The End of History

While we know change is actually the default setting of the universe, and we appreciate the economic complexities of restoration and development, there’s no getting away from the gut punch that happens every time we see these forces collide in our neighborhood.

We’ve been exploring this lately here on the blog as a witness to the coming changes at the corner of NE 30 and Skidmore. We’ve lived here almost 30 years and have walked by that house hundreds, maybe thousands of times. But we’ve never lived there, and don’t know anyone who has. It’s not part of our personal story, per se.

We’ve wondered what it might be like, or how objective we could be, if it was a place integral to our family history. If we thought of each demolition in this way, would it become more impactful? Would there be another set of calculations to make that could lead to other options?

We had an inkling of that this week when we learned one of the iconic homes from our family history, a modest Queen Anne bungalow on Diversey Avenue on Chicago’s north side where our father was born, has been demolished and replaced with a condominium. We wrote about the Diversey house here on AH some time back when we asked you to share a picture and story about your favorite house. Here it is, from one of the hundreds of pictures taken during earlier days:

1038 Diversey Parkway, Chicago. Taken about 1918.

1038 Diversey Parkway, Chicago (on the left). Taken about 1918.

 

Here’s the visual on this recent change, thanks to Google streetview. It’s the blue house on the right.
1038-w-diversey-parkway-before

Before

1038-w-diversey-parkway-after

After

We won’t go into detail about how many stories and memories went down with those two houses. Dad was born there, delivered by the doctor who lived next door. Neighborhood picnics were held in the backyard. First day of school pictures on the front steps. Photos of uncles coming and going from the Great War. That house anchored the family as it grew, and it showed in the pictures that flowed from that experience.

During our own growing up years in the Chicago area, decades after the house passed from the family’s hands, whenever we were anywhere near, Dad always took us by, told a story, fed our imaginations with a sense of times past. Maybe our visits and the house’s presence in stories and pictures helped Dad stay oriented in his own family landscape. That’s the thing about our old houses: they become a kind of navigational aid for a family in its journey from past to present to future. After Dad died, we made the pilgrimage back on our own, the pictures of the uncles, the big snow, the sled on the porch burned into our hearts.

That’s where the gut punch comes from. Today, it’s all erased: not a single clue about those houses, those lives.

Clearly, we can’t “save” every old house or building. Our communities are growing and changing and a new infrastructure, informed by the past, is necessary for the city of the future. But we have to find a better way, to build on our strengths and on our past rather than erasing all traces.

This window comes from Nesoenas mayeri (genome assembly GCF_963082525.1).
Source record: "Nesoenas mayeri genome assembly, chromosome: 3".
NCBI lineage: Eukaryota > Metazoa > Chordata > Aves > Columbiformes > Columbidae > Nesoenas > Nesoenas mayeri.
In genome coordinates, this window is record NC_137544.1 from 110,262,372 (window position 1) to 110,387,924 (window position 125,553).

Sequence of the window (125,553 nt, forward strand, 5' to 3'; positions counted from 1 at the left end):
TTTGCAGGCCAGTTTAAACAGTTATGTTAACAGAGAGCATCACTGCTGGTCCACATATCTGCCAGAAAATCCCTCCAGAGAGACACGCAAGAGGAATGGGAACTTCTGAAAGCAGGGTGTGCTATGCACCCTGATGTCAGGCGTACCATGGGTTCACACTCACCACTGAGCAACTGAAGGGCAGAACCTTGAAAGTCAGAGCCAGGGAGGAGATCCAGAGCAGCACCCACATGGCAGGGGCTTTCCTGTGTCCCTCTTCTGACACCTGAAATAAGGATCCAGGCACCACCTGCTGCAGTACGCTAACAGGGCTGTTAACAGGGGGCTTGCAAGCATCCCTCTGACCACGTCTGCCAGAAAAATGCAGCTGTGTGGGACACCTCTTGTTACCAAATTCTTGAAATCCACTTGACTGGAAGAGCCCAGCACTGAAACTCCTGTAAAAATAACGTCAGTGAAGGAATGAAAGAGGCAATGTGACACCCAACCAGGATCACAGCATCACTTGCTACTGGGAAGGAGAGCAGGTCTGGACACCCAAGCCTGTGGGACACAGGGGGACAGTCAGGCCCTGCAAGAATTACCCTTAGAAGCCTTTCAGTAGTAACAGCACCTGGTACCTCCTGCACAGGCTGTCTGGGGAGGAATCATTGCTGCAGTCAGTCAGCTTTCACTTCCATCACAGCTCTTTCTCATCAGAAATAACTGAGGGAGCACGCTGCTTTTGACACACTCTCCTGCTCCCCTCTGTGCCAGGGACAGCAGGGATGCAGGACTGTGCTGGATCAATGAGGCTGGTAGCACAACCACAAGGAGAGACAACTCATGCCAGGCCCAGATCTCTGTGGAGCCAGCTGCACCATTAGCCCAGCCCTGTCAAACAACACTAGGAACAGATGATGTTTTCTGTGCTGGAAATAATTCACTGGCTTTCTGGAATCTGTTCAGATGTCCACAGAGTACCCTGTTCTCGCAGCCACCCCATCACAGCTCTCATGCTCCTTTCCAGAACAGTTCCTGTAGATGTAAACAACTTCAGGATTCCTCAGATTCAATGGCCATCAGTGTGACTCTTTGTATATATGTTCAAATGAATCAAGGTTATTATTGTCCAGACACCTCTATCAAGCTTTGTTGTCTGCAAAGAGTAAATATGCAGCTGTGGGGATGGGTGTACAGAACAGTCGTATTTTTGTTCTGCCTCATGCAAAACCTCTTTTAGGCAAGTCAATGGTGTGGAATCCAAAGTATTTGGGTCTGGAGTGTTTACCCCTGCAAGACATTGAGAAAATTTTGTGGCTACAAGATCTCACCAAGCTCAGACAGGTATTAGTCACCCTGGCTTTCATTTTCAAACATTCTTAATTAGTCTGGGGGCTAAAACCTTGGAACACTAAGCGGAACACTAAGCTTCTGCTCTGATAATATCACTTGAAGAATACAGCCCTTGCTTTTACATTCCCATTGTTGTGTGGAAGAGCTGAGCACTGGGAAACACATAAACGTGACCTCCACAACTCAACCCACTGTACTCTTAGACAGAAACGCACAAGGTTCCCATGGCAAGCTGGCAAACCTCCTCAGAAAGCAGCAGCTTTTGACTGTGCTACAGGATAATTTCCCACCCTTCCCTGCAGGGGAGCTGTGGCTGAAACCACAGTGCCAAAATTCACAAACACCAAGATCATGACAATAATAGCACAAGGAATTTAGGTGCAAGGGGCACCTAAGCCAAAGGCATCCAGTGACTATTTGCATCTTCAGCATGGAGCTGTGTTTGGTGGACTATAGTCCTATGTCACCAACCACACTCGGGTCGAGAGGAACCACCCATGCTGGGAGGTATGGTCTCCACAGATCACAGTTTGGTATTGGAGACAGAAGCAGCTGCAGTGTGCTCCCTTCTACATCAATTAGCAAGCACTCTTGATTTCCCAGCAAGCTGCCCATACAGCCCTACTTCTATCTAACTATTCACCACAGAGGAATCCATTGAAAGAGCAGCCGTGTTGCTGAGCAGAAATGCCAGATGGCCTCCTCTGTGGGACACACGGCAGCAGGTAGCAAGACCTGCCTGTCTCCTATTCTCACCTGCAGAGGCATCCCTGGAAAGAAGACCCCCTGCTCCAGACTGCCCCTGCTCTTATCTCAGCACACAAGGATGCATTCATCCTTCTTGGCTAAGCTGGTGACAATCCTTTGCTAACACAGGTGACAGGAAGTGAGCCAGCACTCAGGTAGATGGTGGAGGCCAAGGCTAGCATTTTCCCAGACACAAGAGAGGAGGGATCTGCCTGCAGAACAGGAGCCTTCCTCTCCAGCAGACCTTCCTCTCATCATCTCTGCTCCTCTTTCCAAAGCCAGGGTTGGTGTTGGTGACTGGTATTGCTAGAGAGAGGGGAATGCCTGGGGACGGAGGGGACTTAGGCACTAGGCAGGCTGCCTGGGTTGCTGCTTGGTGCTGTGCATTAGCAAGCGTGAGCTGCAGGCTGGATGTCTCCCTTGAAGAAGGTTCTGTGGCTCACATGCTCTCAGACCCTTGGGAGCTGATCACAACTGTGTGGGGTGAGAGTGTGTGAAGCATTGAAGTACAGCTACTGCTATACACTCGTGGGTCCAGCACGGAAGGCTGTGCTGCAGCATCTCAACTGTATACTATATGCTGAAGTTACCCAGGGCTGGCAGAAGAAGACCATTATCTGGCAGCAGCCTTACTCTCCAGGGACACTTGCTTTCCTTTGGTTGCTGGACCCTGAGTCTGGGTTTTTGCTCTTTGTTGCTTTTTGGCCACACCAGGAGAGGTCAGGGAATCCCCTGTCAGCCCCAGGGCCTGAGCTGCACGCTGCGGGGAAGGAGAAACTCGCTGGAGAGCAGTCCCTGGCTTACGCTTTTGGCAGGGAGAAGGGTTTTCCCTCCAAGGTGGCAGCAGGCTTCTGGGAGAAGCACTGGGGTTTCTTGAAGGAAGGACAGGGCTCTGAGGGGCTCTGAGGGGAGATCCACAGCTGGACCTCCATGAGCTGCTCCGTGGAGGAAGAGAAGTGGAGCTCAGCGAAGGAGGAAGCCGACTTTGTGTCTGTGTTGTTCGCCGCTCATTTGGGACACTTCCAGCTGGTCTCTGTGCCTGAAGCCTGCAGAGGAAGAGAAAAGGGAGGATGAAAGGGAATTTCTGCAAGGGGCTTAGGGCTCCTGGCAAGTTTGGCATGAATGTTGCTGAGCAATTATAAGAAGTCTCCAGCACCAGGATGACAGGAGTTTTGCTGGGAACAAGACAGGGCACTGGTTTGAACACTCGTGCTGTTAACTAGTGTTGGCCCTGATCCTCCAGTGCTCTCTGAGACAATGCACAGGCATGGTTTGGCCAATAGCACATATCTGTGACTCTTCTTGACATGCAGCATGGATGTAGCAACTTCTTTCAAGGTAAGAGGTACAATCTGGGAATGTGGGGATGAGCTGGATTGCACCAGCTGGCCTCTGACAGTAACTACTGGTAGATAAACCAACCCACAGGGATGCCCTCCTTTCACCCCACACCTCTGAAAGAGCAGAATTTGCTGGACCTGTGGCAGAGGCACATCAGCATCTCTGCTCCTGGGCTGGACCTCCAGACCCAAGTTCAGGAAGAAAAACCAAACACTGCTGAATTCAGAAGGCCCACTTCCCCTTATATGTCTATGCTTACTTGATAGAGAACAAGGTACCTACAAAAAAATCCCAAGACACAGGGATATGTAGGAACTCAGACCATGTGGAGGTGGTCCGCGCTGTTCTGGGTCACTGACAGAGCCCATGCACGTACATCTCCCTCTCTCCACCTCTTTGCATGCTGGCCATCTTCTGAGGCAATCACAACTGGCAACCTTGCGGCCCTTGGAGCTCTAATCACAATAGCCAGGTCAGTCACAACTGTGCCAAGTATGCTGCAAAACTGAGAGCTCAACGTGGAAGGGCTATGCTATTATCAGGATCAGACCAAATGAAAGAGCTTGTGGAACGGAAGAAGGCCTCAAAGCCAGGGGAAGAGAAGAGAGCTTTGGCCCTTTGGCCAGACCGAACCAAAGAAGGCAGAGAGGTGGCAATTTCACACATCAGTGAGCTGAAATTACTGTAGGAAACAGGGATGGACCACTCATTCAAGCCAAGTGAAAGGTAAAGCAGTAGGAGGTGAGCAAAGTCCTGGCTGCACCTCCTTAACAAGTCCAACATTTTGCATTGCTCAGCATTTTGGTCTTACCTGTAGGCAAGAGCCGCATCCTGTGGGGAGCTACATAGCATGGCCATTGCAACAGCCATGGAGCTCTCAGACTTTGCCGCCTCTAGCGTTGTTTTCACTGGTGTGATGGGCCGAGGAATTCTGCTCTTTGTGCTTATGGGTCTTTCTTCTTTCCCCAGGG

“House of No Value” ~ 2933 NE Skidmore: The Next Alameda Tear-Down?

9-11 1921 Detail of 915 Skidmore (NE Corner of 30th)

A photo from The Oregonian, September 11, 1921. Built by the Wickman Building Company for the George A. Kettleberg family at a cost of $4,500.

FullSizeRender (11)

January 30, 2016

We were disappointed to read the language of a recent real estate advertisement for the 1921 Craftsman bungalow at the northwest corner of NE 30th and Skidmore.

The 50 x 100 corner lot was recently legally partitioned into two 50 x 50 lots and an allowance made for two houses on what has been (and still is for the moment) a single lot. (Read more about the practice of “lot splitting” and the demolition trend here). Among other things, the ad called out to builders and investors and made it clear this was a tear-down in waiting:

“House of no value. Value in land only.”

This week, the listing broker amended the ad noting that the seller would be willing to consider selling the house as is instead of tearing it down. This is good news. The price moved a bit too in the right direction: now asking $599,900. Last week’s language of “house of no value” was changed this week to this:

“Instant equity with this fixer; hardwood floors; classic floor plan; Seller willing to try conventional financing for full price offer – seller to do no repairs. Or Tear Down and Build 2 new houses! Approved for attached houses!”

AH readers know that old houses do indeed have value, and a multi-layered history that makes them unique and important. Yes, we know that all things (including houses and buildings) do have a life cycle, and that taking care of any older home is an investment. We haven’t had a chance to look around inside the house yet, but old-house-savvy people we respect have and report that yes indeed, it is a fixer with its share of deferred maintenance. But, the bones are solid, and they just don’t make ’em like this anymore.

Know anyone who’s looking for a bargain of an old house, wants to stem the tide of tear downs, and has a fixer upper in them? Time to make that call.

We’ll volunteer to do a full house history study as moral support for any successful fixer-upper purchaser…

Extra note: below is a screenshot from a faithful AH reader that shows a Google Maps street view image of the property from 2011. Our helpful reader reminds us that it’s possible to turn back street view time to see how this property has aged over the last few years. Try it yourself by searching the address and going to Google Maps street view, then drag the timeline bar back and forth to look for changes. Thanks John!

Skidmore House

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